Guide The Lesser-Known Varieties of English (Studies in English Language)

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Edgar W. See details. Buy It Now. Add to cart. Be the first to write a review About this product. About this product Product Information This volume follows on from The Lesser-Known Varieties of English Cambridge University Press, , by documenting a further range of varieties that have been overlooked and understudied. It explores varieties spoken by small groups of people in remote regions as diverse as Malta, Bermuda, the Netherlands Antilles, Brazil, the Cook Islands, and Palau.

The varieties explored are as much a part of the big picture as major varieties and it is the intention of this collection to spark further interest in the sociolinguistic documentation of minority Englishes in a postcolonial world. Language endangerment is a very real factor for the vast majority of lesser known varieties of English, and this book aims to highlight that documentation and archiving are key initial steps in revitalization and reclamation efforts. This book will be of interest to historians of English, and scholars in dialectology, language birth and death, language contact, typology, and variation and change.

Additional Product Features Dewey Edition. Show More Show Less. No ratings or reviews yet. The basic cline of contact effects, from lexical loans in occasional encounters via some phonological and structural transfer in second-language acquisition SLA to massive restructuring in intense contact settings, is largely uncontroversial. The status of the outcomes of strong contact, and of creoles as independent languages or not, is disputed, however.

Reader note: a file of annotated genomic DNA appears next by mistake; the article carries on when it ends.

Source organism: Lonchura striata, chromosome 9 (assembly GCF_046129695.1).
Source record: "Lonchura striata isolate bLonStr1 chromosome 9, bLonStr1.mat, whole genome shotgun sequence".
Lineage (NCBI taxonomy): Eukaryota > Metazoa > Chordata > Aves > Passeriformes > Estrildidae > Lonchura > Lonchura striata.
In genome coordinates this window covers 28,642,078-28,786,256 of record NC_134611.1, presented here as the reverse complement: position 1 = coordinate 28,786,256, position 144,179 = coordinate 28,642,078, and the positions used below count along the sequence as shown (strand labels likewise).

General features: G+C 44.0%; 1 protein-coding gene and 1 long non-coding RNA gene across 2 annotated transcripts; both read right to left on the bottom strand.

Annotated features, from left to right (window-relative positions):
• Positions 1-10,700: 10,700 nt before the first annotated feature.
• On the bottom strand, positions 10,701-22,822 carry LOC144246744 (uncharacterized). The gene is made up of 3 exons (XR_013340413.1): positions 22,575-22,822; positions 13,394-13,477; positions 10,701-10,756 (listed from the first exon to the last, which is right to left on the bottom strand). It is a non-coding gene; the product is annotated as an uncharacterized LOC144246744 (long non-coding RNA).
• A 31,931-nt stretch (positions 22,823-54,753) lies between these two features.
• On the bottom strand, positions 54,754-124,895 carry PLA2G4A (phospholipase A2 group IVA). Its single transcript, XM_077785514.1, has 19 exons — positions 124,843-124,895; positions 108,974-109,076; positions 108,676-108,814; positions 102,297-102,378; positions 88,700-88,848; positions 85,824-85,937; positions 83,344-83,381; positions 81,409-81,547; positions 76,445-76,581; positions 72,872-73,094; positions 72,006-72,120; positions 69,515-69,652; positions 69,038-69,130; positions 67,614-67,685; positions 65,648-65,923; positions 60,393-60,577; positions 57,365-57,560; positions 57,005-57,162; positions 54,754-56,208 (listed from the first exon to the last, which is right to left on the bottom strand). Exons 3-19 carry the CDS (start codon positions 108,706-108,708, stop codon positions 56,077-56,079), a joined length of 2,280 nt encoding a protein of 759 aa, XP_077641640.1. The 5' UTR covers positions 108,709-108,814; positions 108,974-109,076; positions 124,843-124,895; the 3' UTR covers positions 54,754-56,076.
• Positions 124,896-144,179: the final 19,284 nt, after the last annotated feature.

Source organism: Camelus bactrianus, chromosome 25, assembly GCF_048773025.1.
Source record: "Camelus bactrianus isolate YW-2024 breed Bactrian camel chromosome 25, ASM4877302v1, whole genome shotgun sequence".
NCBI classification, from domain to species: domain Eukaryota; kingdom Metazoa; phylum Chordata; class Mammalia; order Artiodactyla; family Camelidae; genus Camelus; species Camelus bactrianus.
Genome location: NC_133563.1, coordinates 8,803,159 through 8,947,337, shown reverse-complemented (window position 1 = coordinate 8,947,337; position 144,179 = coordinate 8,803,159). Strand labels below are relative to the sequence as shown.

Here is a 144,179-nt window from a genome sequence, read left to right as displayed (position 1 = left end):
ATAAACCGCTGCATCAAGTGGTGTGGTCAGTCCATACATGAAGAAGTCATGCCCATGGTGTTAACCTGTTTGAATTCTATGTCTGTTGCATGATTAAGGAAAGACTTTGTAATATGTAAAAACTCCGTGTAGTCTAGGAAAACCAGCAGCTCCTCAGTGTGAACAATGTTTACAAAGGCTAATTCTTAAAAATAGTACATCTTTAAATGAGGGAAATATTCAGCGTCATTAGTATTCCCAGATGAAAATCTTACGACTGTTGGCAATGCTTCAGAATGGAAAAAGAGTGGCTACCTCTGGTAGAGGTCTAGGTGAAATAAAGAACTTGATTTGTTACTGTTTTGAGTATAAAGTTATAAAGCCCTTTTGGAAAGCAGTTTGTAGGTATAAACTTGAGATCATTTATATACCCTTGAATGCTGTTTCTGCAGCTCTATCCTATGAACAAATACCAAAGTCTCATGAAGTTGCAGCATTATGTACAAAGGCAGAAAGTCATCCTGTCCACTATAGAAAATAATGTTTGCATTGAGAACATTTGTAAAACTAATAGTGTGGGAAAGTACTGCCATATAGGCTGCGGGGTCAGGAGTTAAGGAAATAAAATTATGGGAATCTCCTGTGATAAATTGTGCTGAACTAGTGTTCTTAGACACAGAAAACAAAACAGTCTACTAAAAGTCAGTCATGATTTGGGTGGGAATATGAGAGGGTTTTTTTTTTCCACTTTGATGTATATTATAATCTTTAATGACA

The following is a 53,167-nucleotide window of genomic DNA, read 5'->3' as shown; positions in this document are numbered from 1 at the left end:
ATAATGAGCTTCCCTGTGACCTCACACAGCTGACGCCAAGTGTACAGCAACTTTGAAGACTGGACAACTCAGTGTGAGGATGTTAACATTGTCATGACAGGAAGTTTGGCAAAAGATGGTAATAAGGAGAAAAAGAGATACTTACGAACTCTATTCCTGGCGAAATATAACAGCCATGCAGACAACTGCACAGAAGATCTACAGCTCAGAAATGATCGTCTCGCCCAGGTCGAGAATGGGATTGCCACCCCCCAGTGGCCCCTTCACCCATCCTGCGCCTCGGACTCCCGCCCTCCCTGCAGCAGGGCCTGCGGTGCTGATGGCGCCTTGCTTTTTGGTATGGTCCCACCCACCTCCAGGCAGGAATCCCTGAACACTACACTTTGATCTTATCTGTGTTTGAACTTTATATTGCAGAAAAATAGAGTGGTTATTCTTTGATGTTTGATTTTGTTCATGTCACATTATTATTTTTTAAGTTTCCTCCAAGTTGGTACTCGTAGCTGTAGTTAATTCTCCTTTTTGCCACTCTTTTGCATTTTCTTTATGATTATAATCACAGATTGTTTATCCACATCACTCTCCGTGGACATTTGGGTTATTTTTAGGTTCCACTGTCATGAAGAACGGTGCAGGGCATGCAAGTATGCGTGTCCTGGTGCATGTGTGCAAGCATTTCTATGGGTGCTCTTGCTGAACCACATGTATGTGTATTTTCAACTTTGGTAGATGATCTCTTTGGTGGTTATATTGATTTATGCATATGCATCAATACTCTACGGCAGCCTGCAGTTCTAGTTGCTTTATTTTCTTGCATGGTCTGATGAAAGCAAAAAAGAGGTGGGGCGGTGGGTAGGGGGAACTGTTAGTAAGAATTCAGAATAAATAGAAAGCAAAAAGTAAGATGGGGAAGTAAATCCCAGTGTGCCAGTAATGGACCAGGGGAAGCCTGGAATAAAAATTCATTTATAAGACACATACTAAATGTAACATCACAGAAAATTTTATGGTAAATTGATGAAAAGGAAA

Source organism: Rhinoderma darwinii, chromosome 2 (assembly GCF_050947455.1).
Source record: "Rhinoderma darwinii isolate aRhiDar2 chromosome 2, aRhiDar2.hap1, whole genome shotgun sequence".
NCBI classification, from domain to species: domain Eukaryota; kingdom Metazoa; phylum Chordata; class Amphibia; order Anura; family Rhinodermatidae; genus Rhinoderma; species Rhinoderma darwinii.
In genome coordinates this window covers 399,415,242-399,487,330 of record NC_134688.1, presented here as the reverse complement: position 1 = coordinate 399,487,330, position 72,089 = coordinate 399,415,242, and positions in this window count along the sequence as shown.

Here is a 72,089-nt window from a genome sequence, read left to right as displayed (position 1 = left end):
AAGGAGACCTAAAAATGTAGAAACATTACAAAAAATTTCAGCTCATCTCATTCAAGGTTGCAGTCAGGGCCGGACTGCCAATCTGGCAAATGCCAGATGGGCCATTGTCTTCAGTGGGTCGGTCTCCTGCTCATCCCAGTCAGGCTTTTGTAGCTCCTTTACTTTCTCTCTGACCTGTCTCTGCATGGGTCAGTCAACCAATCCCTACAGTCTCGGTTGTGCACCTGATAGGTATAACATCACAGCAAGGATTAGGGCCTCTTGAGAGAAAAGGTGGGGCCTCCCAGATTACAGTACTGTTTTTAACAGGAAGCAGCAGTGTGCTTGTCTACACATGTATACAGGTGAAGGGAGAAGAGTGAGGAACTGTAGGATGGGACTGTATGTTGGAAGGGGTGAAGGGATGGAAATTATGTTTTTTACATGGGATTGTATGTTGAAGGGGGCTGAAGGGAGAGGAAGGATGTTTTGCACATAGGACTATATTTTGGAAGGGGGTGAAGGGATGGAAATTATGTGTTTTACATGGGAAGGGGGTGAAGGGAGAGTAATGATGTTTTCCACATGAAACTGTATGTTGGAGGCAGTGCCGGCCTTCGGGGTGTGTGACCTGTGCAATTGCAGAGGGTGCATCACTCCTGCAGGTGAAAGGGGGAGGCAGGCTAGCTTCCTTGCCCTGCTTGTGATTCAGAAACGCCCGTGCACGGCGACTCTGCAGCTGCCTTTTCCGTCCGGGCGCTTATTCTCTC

Early creolist theory claimed creoles to be new, independent languages; Thomason and Kaufman , in a classic book, even argued that they are genetically totally unrelated to their lexifier languages. This is counterintuitive, however, given the high amount of similarities — for example, Schneider — shows how a Jamaican Creole text, despite many distinct features, remains basically comprehensible to English speakers. Mufwene holds that creoles are dialects of their lexifier languages and not independent languages, though many creolists are not ready to accept this position.

Clearly they share properties with creoles and consequently, Schneider also includes Jamaican and Barbadian speech forms in a book on Postcolonial Englishes. At the lower end of the cline, it has been questioned e.

Further Studies in the Lesser-Known Varieties of English - Google книги

I am convinced it is: these are important sub-types, and there are differences between both as to the demographic proportion of British-descendant native speakers of English, the amount and nature of the indigenous-language input into the new dialect, etc. Ultimately, this argument is important for defining the scope of English Language Studies — which, it is argued here, has to encompass all the contact varieties referred to here as well. It has been applied to new contexts e. Cyprus, Buschfeld ; Japan, Ike ; Sri Lanka, Bernaisch ; the Netherlands, Edwards ; and many others , widely discussed, mostly accepted, but also modified and questioned with respect to some details and postulates cf.